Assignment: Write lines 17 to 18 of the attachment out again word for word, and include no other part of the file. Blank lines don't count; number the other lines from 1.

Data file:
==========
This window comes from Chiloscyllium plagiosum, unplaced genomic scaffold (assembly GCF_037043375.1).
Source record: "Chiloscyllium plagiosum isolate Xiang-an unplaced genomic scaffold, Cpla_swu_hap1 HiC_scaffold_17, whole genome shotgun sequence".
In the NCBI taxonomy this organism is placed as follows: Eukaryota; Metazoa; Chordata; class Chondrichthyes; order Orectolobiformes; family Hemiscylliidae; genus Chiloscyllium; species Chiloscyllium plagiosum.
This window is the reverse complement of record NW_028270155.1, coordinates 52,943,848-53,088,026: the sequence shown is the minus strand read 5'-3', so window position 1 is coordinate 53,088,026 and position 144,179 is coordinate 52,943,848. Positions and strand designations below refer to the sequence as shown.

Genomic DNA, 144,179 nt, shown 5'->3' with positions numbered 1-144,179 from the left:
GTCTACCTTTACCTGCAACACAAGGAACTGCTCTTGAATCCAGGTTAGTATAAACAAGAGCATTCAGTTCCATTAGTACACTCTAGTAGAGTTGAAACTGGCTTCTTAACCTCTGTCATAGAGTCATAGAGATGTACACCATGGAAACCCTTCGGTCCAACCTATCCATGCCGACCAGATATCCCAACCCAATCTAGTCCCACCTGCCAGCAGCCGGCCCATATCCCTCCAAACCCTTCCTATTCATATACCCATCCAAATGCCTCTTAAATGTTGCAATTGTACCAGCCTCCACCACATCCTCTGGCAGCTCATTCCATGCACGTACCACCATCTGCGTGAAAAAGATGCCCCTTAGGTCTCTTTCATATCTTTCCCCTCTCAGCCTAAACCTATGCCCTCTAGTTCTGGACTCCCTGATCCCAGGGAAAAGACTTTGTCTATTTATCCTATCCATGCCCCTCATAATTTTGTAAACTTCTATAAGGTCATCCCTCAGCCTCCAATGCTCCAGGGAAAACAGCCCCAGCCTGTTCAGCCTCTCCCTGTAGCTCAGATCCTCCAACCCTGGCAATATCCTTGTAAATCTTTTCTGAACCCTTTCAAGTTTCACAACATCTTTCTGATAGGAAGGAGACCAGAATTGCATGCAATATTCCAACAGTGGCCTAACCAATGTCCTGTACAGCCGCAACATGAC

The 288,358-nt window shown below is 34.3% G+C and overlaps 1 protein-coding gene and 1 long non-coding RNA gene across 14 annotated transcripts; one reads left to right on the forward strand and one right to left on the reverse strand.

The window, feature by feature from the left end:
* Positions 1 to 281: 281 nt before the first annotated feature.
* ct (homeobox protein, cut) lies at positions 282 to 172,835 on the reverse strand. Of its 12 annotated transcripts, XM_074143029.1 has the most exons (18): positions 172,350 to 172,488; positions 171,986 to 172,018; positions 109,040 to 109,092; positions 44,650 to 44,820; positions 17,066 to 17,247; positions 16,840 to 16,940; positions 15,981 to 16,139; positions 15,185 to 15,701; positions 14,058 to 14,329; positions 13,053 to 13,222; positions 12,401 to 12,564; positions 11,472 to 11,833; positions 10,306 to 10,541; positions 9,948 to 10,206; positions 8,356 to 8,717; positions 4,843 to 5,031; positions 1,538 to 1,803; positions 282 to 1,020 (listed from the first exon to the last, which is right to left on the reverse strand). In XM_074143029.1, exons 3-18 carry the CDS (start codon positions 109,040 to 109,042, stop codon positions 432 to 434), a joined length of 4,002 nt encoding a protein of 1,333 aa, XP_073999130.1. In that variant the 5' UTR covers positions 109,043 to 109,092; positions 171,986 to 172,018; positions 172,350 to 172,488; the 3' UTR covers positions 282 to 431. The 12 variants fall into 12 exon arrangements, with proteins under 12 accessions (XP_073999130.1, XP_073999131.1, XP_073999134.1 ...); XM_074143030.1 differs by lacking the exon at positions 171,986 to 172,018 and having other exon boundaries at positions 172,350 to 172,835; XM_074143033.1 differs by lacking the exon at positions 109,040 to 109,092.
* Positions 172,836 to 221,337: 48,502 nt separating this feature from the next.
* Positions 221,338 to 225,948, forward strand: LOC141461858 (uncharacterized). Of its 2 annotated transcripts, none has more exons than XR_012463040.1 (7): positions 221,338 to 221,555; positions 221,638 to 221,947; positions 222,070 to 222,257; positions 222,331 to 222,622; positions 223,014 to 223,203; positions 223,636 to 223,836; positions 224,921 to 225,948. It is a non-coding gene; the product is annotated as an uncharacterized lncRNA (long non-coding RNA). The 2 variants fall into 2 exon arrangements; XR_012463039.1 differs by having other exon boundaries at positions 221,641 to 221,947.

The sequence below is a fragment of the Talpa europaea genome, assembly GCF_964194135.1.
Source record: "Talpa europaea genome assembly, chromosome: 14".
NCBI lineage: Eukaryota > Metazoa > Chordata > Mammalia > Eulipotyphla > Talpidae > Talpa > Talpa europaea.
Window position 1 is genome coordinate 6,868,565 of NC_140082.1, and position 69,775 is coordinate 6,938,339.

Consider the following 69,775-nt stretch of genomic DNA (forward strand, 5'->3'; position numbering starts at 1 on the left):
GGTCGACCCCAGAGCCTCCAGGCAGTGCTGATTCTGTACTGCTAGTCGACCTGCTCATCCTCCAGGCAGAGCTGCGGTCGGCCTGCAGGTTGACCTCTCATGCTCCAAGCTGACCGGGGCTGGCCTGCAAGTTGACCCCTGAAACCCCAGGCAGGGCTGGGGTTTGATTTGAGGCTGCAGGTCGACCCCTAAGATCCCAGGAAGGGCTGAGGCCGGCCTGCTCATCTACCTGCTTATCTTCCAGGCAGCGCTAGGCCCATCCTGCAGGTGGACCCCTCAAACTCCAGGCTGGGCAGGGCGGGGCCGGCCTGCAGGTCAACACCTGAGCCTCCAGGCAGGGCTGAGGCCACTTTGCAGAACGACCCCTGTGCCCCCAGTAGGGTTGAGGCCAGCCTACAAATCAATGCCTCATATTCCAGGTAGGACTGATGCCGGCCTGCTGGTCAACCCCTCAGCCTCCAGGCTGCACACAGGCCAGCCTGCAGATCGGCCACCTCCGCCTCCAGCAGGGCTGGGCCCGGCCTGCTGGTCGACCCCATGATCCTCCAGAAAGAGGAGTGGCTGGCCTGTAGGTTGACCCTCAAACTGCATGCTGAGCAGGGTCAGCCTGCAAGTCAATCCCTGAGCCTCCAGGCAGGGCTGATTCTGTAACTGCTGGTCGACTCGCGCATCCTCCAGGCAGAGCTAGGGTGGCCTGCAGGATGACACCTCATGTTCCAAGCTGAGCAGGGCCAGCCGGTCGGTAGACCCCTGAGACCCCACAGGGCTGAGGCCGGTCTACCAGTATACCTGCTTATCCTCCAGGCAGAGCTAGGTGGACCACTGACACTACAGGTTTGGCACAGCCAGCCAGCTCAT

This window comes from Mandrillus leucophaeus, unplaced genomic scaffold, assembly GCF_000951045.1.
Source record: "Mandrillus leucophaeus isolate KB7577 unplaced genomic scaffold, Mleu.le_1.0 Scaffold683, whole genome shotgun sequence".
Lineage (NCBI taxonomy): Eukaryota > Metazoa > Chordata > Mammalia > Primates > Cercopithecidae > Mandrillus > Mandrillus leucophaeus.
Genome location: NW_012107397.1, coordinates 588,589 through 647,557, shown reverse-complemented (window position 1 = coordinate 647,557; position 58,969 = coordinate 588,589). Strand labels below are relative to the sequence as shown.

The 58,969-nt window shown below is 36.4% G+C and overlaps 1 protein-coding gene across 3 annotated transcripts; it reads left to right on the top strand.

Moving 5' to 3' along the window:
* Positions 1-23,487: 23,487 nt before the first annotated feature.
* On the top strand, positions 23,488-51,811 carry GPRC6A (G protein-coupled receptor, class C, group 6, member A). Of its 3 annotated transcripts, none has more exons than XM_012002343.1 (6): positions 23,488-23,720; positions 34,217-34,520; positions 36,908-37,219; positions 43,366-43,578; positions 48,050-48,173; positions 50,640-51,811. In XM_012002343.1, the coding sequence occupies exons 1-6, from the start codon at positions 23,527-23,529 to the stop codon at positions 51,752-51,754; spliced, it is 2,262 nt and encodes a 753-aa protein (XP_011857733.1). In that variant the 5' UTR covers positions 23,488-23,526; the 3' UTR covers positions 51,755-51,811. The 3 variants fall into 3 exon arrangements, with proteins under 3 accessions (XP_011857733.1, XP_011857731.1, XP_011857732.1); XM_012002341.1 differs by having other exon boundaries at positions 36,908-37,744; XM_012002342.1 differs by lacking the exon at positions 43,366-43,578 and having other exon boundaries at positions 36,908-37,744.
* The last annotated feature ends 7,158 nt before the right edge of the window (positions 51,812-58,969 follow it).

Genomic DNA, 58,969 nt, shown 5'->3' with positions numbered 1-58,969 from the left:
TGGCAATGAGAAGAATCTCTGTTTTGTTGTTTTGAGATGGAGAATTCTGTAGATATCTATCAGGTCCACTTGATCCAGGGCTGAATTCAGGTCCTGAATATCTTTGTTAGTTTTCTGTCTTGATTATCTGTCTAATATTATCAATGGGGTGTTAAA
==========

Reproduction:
Consider the following 69,775-nt stretch of genomic DNA (forward strand, 5'->3'; position numbering starts at 1 on the left):
GGTCGACCCCAGAGCCTCCAGGCAGTGCTGATTCTGTACTGCTAGTCGACCTGCTCATCCTCCAGGCAGAGCTGCGGTCGGCCTGCAGGTTGACCTCTCATGCTCCAAGCTGACCGGGGCTGGCCTGCAAGTTGACCCCTGAAACCCCAGGCAGGGCTGGGGTTTGATTTGAGGCTGCAGGTCGACCCCTAAGATCCCAGGAAGGGCTGAGGCCGGCCTGCTCATCTACCTGCTTATCTTCCAGGCAGCGCTAGGCCCATCCTGCAGGTGGACCCCTCAAACTCCAGGCTGGGCAGGGCGGGGCCGGCCTGCAGGTCAACACCTGAGCCTCCAGGCAGGGCTGAGGCCACTTTGCAGAACGACCCCTGTGCCCCCAGTAGGGTTGAGGCCAGCCTACAAATCAATGCCTCATATTCCAGGTAGGACTGATGCCGGCCTGCTGGTCAACCCCTCAGCCTCCAGGCTGCACACAGGCCAGCCTGCAGATCGGCCACCTCCGCCTCCAGCAGGGCTGGGCCCGGCCTGCTGGTCGACCCCATGATCCTCCAGAAAGAGGAGTGGCTGGCCTGTAGGTTGACCCTCAAACTGCATGCTGAGCAGGGTCAGCCTGCAAGTCAATCCCTGAGCCTCCAGGCAGGGCTGATTCTGTAACTGCTGGTCGACTCGCGCATCCTCCAGGCAGAGCTAGGGTGGCCTGCAGGATGACACCTCATGTTCCAAGCTGAGCAGGGCCAGCCGGTCGGTAGACCCCTGAGACCCCACAGGGCTGAGGCCGGTCTACCAGTATACCTGCTTATCCTCCAGGCAGAGCTAGGTGGACCACTGACACTACAGGTTTGGCACAGCCAGCCAGCTCAT